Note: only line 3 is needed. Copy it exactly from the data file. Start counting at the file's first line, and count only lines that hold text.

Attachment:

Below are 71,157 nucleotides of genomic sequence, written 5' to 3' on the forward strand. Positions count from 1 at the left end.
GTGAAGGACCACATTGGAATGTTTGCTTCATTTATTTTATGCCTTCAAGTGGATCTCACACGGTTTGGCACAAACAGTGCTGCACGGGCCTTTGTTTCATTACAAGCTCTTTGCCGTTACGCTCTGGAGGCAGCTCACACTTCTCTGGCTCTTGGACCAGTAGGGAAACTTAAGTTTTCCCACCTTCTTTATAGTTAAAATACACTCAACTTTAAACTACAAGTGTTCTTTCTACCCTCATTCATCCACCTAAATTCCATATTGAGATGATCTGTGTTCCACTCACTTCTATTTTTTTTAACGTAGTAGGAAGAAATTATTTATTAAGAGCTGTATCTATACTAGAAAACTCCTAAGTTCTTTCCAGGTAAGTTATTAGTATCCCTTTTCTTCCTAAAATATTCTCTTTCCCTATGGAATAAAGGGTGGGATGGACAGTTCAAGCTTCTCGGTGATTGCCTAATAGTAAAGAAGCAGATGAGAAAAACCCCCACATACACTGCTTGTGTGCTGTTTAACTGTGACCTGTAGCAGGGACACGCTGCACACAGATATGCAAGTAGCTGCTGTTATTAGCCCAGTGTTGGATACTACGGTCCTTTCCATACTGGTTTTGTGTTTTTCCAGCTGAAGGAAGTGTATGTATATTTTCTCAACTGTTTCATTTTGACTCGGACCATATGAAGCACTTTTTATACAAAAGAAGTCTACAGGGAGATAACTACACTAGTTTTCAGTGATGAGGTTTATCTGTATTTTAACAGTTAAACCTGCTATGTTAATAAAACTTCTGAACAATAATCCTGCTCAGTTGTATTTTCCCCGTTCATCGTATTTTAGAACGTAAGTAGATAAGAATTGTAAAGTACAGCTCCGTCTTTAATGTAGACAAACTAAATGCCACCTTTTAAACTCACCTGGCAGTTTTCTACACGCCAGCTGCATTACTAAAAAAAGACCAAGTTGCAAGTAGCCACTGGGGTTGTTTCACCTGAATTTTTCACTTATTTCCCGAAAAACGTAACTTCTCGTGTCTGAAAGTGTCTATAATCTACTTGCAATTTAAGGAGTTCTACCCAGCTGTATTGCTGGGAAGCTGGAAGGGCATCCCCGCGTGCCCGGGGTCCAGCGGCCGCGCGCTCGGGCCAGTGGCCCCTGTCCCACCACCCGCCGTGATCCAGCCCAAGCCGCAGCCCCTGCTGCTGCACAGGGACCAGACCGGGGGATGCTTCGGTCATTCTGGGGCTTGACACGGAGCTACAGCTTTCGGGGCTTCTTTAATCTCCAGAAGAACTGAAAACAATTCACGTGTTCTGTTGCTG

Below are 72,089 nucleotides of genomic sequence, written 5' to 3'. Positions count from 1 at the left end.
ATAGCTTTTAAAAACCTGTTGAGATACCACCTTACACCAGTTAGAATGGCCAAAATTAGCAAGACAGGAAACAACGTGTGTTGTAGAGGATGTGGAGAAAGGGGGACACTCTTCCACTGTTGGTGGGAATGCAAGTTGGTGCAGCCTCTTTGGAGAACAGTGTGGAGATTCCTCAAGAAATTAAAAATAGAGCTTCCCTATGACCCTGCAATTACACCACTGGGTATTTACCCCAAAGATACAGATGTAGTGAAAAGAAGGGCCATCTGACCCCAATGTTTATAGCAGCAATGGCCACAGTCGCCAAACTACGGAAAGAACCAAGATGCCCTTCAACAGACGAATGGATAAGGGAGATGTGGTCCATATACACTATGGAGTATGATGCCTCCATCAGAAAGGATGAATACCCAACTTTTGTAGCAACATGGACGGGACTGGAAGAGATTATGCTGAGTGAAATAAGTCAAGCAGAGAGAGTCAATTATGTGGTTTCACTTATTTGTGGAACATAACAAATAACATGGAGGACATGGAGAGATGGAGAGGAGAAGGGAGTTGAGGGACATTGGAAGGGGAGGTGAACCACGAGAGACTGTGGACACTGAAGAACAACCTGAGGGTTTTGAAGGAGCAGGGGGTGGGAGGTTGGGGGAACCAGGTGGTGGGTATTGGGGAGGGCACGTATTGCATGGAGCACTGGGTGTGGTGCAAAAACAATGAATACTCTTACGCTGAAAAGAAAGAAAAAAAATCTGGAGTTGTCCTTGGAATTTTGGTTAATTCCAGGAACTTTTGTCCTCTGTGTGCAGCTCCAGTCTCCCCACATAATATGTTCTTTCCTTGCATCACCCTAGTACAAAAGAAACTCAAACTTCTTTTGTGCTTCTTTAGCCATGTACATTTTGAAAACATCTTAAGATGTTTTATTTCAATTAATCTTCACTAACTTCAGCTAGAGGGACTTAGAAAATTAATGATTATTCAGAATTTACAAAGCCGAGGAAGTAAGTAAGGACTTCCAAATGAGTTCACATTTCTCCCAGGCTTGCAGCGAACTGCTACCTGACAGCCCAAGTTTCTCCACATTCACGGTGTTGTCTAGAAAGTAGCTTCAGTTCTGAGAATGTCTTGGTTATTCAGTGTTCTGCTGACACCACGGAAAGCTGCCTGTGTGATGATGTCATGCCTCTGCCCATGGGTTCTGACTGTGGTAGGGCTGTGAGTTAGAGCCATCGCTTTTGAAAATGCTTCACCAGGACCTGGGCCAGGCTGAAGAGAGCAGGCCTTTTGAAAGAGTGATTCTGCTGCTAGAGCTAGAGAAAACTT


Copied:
Below are 72,089 nucleotides of genomic sequence, written 5' to 3'. Positions count from 1 at the left end.